A couple of interesting things about this pretty gripping chapter…
- You’ve probably picked it up, but there’s an immediate hint that “in the spring when kings go off to war,” David’s choice to stay back home provided some idle hands, or eyes, for the devil to play with. This is notwithstanding the fact that 2 Sam. 21:15-17 probably explains why David stayed back: they had nearly lost him in battle once he wasn’t as young as he used to be!
- Bathsheba is named once only as the story gets underway, 2 Sam. 11:3. Then she becomes simply “the wife of Uriah the Hittite” for the remainder of the story, until finally, the child born of the liaison dies. This penalty paid, in a sense, there is some kind of expiation or cleansing, and Bathsheba gets her name back in the very next verse after that episode, 2 Sam. 12:24.
- Uriah was, we find out later, one of Israel’s war heroes. In the list of the 30 mighty men in 2 Sam. 23:24-39, Uriah is revealed as the very last name of the thirty – not because he was below #29, I suspect, but as a last-minute sucker-punch. David didn’t just have a Joe Average soldier killed. He made sure a war hero was hung out to dry.
- It was the archers that got him from the wall, 2 Sam. 11:20. The death scene of Boromir in the first LOTR movie about captures the feel. Uriah leads the charge on the wall as instructed, then looks around to find that he’s left alone.
- Uriah’s a Hittite. I.e. not a native Israelite! But that’s true of many others in this story, including a bucketload of Israel’s fighting men around this time.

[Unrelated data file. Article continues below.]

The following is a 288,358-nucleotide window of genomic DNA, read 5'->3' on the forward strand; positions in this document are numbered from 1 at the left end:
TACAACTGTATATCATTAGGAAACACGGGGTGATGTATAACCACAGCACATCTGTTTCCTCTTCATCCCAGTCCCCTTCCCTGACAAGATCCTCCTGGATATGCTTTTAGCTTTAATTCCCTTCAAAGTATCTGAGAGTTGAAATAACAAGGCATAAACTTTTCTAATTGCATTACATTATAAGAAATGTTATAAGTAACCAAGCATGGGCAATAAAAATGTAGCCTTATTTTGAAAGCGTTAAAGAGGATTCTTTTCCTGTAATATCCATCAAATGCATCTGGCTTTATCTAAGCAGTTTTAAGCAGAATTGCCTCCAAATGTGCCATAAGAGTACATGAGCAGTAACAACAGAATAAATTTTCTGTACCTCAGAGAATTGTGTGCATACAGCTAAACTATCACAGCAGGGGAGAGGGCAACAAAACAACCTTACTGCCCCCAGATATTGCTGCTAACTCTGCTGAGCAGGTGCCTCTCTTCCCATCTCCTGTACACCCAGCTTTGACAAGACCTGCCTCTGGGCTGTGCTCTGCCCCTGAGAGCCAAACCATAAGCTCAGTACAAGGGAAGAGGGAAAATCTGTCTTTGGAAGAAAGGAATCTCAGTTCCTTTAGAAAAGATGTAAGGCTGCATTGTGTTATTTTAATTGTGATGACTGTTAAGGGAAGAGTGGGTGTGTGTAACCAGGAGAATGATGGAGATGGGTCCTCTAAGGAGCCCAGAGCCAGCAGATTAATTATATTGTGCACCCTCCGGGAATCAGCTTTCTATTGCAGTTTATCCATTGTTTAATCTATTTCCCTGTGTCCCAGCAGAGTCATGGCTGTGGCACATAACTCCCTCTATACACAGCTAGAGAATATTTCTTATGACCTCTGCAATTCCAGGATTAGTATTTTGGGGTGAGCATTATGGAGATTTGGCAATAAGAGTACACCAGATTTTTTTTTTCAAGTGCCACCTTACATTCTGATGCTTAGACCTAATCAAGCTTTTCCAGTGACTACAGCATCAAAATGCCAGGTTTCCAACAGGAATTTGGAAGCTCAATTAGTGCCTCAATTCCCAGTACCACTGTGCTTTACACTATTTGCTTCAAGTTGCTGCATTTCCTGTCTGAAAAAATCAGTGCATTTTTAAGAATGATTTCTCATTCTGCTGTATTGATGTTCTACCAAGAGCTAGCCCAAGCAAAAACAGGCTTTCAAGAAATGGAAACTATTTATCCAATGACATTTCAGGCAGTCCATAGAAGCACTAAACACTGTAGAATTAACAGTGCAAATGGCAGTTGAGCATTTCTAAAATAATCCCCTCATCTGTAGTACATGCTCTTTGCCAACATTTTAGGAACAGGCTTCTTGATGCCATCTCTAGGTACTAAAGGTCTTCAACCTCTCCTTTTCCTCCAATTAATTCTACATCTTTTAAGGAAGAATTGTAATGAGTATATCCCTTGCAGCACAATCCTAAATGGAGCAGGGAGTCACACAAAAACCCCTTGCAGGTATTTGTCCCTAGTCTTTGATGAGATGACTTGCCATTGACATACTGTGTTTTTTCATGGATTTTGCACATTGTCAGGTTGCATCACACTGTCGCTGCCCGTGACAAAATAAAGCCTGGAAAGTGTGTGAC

- When David has Uriah killed “with the sword of the Ammonites” (2 Sam. 12:10), he learned that method from best. Saul, that is. Saul did his best to kill David with the sword of the Philistines (1 Sam. 18:17). A bit hypocritical of David to turn around and emulate Saul’s style, after having felt the sharp end of it.
- Important to the following story is the prophet Nathan’s pronouncement, “the sword will never depart from your house” (2 Sam. 12:10). This is our guide to interpreting all of the following troubles in David’s family, from Amnon’s decision to take the woman he jolly well feels like, in imitation of Dad (2 Sam. 13:1-19) and Absalom’s subsequent revenge killing of Amnon on down.
- I believe the critical turning point comes when Joab, always handy with a sharp instrument, kills the rebel Absalom in defence of David’s throne (2 Sam. 18:14). Now David learns the value of a life. Back when he was brought news of Uriah’s death, David had hypocritically trivialized it:
Don’t let this upset you; the sword devours one as well as another (2 Sam. 11:25).
But when the sword devours his own son, his tune is different:
“The king was shaken. He went up to the room over the gateway and wept. As he went, he said: “O my son Absalom! If only I had died instead of you–O Absalom, my son, my son!” (2 Sam. 18:33)
The poignancy here is almost painful. I hate to think how a reader who had lost a child might feel. But I think that this is when David has been purged of his trivializing attitude to a life. He cares not a fig for Uriah when he stands in his way, but now he learns that every warrior is someone’s son. I think that at this point David is on the painful path to redemption. He will soon return to Jerusalem, his enemies for the time being defeated. But he will return changed, humbled, educated. He will never again, we think, be so flippant about a life.